Candles. Love the smell. Love the look. Hate the cost. It’s so frustrating when you fork out your precious Moolah on a candle and it burns unevenly leaving you with plenty of wax and no wick left. Throw it out? Nevah!
This recently happened to us where one of our candles got all lopsided and the last of the wick got used up. At first I thought about trying to chisel the remaining wax out and use the glass jar for some other craft purpose and then I thought, “No! there’s still plenty of good candle burning goodness in there, let’s just fix it!”
So I grabbed my candle and a spare wick from a cheapy votive floating around in my junk drawer and headed to the kitchen.
Not pictured are the other items you’ll need. A pot of water and a long stick like item. I used a bamboo skewer.
First fill you pot with water until the water level is just about even with the wax on the sides of your candle container. Turn on the heat.
As your water boils, the remaining wax inside your container will begin to melt. You might also see some floating remainders of ash and burnt wick floating around. This is where your skewer or long stick come in handy. Use the end of your skewer to remove the old wick base. A lot of times there was some sort of adhesive sticker that kept this wick in place when it was first being poured. Though it’s clear, don’t forget to fish that out too (burnt plastic smells awful). I was able to use the pointy end of my skewer and poke it right into the hole where the wick once was and fish it out with no problem. You can also try to get out any large debris that may be floating around in the wax with the flat end of your skewer.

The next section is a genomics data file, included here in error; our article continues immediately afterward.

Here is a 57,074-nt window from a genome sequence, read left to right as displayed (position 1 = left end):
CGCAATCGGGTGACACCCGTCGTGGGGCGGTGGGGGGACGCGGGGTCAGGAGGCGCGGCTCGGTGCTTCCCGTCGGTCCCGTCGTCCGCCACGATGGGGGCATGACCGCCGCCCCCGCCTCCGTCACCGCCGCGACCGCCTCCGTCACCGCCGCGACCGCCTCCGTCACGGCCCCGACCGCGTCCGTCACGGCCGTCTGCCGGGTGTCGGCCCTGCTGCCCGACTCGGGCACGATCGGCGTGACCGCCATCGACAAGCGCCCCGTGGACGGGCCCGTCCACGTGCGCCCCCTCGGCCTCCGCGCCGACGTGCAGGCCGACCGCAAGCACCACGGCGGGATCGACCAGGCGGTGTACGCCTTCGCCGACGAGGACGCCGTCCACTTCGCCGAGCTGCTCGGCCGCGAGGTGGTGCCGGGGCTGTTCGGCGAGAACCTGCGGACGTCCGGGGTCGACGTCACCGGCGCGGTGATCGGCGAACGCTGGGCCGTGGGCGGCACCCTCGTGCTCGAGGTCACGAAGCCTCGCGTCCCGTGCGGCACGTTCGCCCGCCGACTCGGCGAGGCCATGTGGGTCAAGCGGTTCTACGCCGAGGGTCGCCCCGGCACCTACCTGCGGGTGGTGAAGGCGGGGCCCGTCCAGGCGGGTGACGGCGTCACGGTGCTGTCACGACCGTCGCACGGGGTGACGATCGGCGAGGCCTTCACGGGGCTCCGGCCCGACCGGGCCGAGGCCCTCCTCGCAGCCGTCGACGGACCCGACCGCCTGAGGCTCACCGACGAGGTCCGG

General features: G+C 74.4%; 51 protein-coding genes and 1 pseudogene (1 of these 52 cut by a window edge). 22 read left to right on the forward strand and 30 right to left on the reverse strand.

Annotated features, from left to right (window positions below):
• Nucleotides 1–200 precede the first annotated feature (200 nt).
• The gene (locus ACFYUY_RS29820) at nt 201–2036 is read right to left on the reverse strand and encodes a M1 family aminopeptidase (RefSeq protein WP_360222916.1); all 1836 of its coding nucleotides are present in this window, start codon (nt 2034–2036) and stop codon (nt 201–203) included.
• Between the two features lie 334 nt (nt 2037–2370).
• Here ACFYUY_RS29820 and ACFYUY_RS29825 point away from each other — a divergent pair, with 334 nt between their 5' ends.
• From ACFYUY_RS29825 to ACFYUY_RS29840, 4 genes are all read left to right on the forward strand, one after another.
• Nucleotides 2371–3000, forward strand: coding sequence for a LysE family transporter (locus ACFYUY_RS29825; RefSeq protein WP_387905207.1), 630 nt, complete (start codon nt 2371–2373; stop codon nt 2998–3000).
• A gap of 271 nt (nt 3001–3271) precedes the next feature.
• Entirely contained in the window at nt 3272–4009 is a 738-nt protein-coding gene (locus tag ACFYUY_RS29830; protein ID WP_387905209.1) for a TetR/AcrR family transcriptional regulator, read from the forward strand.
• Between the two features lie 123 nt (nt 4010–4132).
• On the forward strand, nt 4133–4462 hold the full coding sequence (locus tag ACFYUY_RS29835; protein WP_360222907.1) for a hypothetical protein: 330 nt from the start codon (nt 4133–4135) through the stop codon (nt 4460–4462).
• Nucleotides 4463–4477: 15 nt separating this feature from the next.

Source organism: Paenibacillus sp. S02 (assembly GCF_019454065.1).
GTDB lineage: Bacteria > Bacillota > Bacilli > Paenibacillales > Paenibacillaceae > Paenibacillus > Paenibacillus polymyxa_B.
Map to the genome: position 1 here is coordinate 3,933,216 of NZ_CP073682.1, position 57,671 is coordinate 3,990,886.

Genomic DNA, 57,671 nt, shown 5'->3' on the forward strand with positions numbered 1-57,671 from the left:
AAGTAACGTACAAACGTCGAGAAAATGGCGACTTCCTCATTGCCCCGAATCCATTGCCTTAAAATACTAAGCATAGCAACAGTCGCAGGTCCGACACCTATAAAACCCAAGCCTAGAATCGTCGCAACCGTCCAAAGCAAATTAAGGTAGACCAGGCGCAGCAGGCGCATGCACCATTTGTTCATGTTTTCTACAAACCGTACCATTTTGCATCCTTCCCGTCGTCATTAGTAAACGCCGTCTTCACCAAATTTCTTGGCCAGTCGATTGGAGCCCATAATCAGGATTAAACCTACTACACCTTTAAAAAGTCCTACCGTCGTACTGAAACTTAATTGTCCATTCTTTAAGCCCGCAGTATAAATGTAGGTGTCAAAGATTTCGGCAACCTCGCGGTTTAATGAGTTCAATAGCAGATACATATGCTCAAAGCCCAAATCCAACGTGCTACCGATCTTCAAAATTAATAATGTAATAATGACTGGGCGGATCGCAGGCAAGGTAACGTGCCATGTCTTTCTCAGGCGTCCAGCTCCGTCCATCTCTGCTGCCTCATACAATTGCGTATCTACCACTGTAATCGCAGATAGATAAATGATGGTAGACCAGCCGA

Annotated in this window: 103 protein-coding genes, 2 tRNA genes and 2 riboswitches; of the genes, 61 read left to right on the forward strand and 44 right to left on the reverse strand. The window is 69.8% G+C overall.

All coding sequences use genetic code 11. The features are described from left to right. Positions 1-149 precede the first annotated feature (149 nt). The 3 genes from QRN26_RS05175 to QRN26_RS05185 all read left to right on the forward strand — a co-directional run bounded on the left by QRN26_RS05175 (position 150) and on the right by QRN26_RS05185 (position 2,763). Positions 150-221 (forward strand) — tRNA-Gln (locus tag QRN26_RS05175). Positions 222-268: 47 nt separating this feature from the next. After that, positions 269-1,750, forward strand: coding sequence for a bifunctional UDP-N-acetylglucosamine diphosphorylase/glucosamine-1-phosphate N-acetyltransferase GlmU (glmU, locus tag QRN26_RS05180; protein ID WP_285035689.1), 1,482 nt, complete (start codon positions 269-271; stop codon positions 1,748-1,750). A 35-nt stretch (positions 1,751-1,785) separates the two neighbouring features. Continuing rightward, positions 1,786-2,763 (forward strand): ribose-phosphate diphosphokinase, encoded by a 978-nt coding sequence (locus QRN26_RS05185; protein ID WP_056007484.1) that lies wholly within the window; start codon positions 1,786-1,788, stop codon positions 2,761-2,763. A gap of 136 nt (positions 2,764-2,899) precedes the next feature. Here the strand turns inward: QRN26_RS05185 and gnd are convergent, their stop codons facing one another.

Once your wax has completely melted and the old base has been removed. Carefully retrieve your candle out of the pot of water and place it on a protected surface. I set it on a paper towel on top of a pot holder.
Here’s a tip on removing your candle from the pot: If your candle was like mine and had wax deposits almost all the way at the top of the glass container, you had a lot of water in your pot. Carefully drain some of that boiling water into your sink first before you reach in (with a pot holder or some protective covering), tilting your pot ever so slightly that the water drains out but your wax does not. Lowering the water level this way should make retrieving your freshly melted candle much easier.
Next, carefully place your new wick in the center of your container and let it settle all the way to the bottom.
When you’re all through and she cools down and hardens, your newly melted and wicked candle should look something like this. Don’t worry about any bits of stray wax that are built up on the sides. The wax here is so thin that a prolonged burning of your new candle should heat the glass enough to melt it down.
There’s nothing sweeter that a project coming through for you and if that sweetness smells like the yummy scent of Vanilla Bean, all the better, am I right?
So maybe before you go to toss an old candle the next time, you’ll grab a spare wick and give that baby an extended life. There WILL be a Candle Revival!